You are here: Horses > Horse pasture / forage > Greener Equine Pastures

Keeping Your Pasture Healthy

A green pasture is a joy to any horse owner. Not only will it provide adequate exercising opportunities to the animals, but it will also permit them to forage for their food. Especially at the end of a long winter, the sight of fresh green grass beginning to emerge from the barren soil is a welcome sight.

Yet did you know that with the proper maintenance program you will be able to maximize the health of your pasture?

If you already have a wonderful pasture, do not leave its health to chance when spring comes. Instead, be sure to use the spring season to first do a soil test to ascertain the pH levels. Then – as indicated by the results of the test – supplement it with lime and fertilizer as needed. While this may delay your ability to let the horses once again graze, it is well worth it in the long run.

Another reason to delay letting the horses once again graze your pasture is an insufficient grass height. Additionally, if your pasture is still very muddy from recently melted snow or persistent spring rains, wait until the ground has dried out a bit before allowing the horses to form holes and ruts in the soil with their hooves. Take the time to walk around your pasture before turning out the animals for the spring. If you notice some areas that may not have dried off yet, do not let your horses go there. Additionally, you will want to check on the fencing. It is possible that the poles or wires have loosened during the winter, in large part because of the repeated freezes and thaws. This may also cause wooden boards to have come loose while electric tape can also have loosened. You also want to check your gates to make sure they open properly, and that no nails or other sharp edges are protruding and presenting a possibility for the horses to become injured.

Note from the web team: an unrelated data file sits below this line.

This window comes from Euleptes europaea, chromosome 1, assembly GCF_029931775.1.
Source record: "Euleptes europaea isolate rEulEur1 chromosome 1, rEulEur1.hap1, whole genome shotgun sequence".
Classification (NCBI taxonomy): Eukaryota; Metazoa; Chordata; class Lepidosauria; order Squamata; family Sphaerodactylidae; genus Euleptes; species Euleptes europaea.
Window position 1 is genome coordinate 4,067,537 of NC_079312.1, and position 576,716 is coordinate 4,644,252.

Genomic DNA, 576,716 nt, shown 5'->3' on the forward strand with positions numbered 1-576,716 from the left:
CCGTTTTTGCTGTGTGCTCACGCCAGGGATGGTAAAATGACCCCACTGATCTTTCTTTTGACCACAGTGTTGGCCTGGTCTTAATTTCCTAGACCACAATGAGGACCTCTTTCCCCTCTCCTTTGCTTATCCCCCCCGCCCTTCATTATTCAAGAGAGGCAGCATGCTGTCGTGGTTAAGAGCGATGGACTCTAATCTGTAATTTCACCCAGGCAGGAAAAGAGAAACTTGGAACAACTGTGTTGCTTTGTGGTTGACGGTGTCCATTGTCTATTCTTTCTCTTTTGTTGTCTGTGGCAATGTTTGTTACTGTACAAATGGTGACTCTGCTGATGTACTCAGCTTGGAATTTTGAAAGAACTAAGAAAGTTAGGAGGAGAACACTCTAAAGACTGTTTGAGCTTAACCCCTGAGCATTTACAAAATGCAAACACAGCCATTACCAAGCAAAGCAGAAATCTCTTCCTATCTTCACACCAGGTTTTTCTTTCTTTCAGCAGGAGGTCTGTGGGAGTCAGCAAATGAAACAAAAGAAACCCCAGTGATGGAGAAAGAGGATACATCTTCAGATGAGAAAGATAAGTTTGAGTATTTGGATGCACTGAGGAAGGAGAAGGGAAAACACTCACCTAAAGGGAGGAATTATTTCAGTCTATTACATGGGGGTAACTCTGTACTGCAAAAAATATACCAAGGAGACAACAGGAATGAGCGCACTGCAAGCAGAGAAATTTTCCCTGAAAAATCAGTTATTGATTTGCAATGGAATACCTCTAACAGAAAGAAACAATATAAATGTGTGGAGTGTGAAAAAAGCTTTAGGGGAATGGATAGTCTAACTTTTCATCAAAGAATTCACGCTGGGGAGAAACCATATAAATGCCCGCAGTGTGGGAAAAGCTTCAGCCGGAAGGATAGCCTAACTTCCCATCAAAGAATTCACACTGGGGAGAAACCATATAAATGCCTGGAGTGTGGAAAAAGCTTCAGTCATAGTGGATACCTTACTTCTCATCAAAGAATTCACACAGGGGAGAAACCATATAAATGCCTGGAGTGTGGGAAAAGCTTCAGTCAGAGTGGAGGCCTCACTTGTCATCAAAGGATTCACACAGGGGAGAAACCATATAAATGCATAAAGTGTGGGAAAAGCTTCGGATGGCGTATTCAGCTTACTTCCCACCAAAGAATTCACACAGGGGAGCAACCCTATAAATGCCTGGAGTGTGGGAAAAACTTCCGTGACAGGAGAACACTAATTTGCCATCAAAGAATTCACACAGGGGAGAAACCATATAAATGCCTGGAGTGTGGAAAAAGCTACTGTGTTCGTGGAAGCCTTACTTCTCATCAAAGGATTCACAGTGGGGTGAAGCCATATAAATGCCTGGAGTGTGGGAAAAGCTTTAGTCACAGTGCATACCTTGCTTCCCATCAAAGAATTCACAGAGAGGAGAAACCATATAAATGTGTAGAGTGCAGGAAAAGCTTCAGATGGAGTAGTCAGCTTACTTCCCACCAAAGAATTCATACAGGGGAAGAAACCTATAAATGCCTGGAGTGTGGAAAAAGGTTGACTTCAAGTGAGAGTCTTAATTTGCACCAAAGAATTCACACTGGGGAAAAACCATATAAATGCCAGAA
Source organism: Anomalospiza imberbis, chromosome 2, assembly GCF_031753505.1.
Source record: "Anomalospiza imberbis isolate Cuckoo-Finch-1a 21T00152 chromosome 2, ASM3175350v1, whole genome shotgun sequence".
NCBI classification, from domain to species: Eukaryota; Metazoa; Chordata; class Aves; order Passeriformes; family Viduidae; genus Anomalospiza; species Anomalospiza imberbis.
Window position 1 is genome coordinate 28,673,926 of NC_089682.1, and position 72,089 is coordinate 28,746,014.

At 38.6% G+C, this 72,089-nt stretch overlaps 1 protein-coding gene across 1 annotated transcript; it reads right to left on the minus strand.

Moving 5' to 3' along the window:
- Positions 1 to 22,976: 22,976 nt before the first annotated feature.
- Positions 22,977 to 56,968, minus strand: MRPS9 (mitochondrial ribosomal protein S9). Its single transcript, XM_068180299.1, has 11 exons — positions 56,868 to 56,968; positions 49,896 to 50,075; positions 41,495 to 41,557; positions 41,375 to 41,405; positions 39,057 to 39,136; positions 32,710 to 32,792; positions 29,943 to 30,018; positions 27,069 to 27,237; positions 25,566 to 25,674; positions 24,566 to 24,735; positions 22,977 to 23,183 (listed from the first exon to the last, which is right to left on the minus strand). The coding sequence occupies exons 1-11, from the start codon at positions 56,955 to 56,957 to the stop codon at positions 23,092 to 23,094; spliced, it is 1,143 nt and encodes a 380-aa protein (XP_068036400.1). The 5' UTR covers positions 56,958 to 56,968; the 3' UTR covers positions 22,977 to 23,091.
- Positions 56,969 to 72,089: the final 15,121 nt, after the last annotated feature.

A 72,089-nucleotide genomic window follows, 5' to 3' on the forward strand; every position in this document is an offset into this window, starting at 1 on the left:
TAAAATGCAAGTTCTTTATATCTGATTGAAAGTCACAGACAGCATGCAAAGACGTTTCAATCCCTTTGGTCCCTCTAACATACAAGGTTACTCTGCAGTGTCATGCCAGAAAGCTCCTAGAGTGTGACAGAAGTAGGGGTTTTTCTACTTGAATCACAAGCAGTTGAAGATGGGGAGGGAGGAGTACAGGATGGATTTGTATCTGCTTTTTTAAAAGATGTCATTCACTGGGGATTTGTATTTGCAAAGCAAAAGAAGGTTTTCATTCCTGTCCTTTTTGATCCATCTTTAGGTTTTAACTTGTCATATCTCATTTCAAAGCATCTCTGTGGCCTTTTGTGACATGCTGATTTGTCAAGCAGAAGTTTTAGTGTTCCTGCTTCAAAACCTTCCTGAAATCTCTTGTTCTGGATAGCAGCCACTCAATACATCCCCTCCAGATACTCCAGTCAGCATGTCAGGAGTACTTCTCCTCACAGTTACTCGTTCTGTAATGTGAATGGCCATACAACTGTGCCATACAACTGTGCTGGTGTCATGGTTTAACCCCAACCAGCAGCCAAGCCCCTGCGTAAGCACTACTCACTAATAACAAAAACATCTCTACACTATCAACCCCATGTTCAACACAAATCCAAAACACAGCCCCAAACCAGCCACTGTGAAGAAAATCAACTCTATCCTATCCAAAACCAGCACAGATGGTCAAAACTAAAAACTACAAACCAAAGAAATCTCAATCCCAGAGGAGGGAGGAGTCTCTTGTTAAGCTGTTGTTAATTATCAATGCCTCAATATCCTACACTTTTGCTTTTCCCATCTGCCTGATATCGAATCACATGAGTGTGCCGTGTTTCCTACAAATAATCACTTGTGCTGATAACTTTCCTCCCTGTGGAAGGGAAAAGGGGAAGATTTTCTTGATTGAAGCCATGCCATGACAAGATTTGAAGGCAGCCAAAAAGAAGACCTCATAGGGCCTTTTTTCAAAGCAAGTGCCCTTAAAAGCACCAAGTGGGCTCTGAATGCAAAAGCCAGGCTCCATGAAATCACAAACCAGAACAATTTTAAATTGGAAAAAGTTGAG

Check fence posts to ensure that they are still anchored solidly in the ground. Sometimes they can come loose when the soil changes due to excessive moisture. Keep an eye out for anything that may have come loose and somehow ended up on the pasture itself. Of course, you also want to keep an eye out for potentially poisonous plants that could harm your horses, such as wild cherries, red maples and also persimmon trees. Verify that the horses’ water supply has defrosted and the animals can now drink at will, while also making sure that there is a free-choice mineral block available to them.

This is also the time to consider performing maintenance on the run-in shed, where a thorough cleaning will be indicated in cases where the horses have used it all winter.

Read the next horse pasture article on Maintaining Pasture Grasses in Drought Conditions.
Register below to get
free horse tips from:

Horse eZine Cover

Over 20 years of experience selling quality horse saddles & show tack.

Huge selection of different saddle types & brands.

Family owned & operated.

Free shipping on all saddles.

Horse Saddle Shop doesn't sell any saddles, owners Dale and Chuck wouldn't buy themselves!

Visit the Horse Saddle Shop today and receive top notch advice on purchasing a horse saddle that fit your riding needs.

 Horse Education
Horse Training Teleseminar
 Horse Information Topics
Horse health
Horse nutrition / feed
Horse pasture / forage
Horse care
Horse tack / equipment
Horse diseases
Horse shoes / Hoof care
Horse rescue / adoption
Horse transportation
Horse training
Horse trainers
Horse breeds
Horse breeding
Horse names (5,000)
Horse farms / ranches
Horse barns / fencing
Horse riding
Equestrian Sports & Activities
Horse shows
Horse words dictionary
Share a Horse Story
 Horse Business Owners
  Advertise with Us
Have your horse products or services exposed to over 27,000 of our monthly visitors.
  Home | | Privacy | Security | Legal notices | Advertise with Us
 Copyright (c) 2011. American Horse Rider & Horses and Horse Information. All rights reserved.